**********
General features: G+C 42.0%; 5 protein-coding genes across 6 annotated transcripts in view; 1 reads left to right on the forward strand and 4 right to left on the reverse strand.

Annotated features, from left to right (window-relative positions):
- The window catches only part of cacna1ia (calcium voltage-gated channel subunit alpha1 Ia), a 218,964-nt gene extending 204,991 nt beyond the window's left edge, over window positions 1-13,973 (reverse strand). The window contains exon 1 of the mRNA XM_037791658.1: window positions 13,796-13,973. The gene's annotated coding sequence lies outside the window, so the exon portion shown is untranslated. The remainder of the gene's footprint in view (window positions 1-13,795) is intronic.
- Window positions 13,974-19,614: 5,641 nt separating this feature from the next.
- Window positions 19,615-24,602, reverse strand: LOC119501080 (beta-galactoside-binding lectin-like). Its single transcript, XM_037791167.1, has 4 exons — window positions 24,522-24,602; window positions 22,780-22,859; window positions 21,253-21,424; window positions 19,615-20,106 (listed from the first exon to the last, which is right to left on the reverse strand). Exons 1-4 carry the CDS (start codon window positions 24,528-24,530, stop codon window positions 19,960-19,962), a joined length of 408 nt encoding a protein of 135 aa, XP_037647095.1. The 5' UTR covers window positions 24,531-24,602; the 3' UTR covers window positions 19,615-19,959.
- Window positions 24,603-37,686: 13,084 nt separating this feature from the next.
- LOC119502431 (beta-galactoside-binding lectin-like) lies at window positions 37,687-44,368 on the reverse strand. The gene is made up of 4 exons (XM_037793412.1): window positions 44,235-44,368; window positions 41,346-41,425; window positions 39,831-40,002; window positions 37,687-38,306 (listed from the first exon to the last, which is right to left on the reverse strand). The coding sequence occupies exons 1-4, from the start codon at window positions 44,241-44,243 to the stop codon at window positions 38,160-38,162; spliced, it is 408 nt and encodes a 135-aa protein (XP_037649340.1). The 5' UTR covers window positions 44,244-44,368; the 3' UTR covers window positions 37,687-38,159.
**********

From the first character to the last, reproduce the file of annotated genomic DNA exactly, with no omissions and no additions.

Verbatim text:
General features: G+C 42.0%; 5 protein-coding genes across 6 annotated transcripts in view; 1 reads left to right on the forward strand and 4 right to left on the reverse strand.

Annotated features, from left to right (window-relative positions):
- The window catches only part of cacna1ia (calcium voltage-gated channel subunit alpha1 Ia), a 218,964-nt gene extending 204,991 nt beyond the window's left edge, over window positions 1-13,973 (reverse strand). The window contains exon 1 of the mRNA XM_037791658.1: window positions 13,796-13,973. The gene's annotated coding sequence lies outside the window, so the exon portion shown is untranslated. The remainder of the gene's footprint in view (window positions 1-13,795) is intronic.
- Window positions 13,974-19,614: 5,641 nt separating this feature from the next.
- Window positions 19,615-24,602, reverse strand: LOC119501080 (beta-galactoside-binding lectin-like). Its single transcript, XM_037791167.1, has 4 exons — window positions 24,522-24,602; window positions 22,780-22,859; window positions 21,253-21,424; window positions 19,615-20,106 (listed from the first exon to the last, which is right to left on the reverse strand). Exons 1-4 carry the CDS (start codon window positions 24,528-24,530, stop codon window positions 19,960-19,962), a joined length of 408 nt encoding a protein of 135 aa, XP_037647095.1. The 5' UTR covers window positions 24,531-24,602; the 3' UTR covers window positions 19,615-19,959.
- Window positions 24,603-37,686: 13,084 nt separating this feature from the next.
- LOC119502431 (beta-galactoside-binding lectin-like) lies at window positions 37,687-44,368 on the reverse strand. The gene is made up of 4 exons (XM_037793412.1): window positions 44,235-44,368; window positions 41,346-41,425; window positions 39,831-40,002; window positions 37,687-38,306 (listed from the first exon to the last, which is right to left on the reverse strand). The coding sequence occupies exons 1-4, from the start codon at window positions 44,241-44,243 to the stop codon at window positions 38,160-38,162; spliced, it is 408 nt and encodes a 135-aa protein (XP_037649340.1). The 5' UTR covers window positions 44,244-44,368; the 3' UTR covers window positions 37,687-38,159.